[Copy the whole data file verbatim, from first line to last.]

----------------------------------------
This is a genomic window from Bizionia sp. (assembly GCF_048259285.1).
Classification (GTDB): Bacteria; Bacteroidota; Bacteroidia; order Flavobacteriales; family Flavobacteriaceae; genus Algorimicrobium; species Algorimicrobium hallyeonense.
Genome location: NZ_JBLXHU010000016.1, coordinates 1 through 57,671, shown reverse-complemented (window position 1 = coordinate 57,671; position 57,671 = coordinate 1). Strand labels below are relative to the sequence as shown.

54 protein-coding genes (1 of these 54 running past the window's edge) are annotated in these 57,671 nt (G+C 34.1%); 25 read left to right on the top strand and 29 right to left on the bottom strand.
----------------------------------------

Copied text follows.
This is a genomic window from Bizionia sp. (assembly GCF_048259285.1).
Classification (GTDB): Bacteria; Bacteroidota; Bacteroidia; order Flavobacteriales; family Flavobacteriaceae; genus Algorimicrobium; species Algorimicrobium hallyeonense.
Genome location: NZ_JBLXHU010000016.1, coordinates 1 through 57,671, shown reverse-complemented (window position 1 = coordinate 57,671; position 57,671 = coordinate 1). Strand labels below are relative to the sequence as shown.

54 protein-coding genes (1 of these 54 running past the window's edge) are annotated in these 57,671 nt (G+C 34.1%); 25 read left to right on the top strand and 29 right to left on the bottom strand.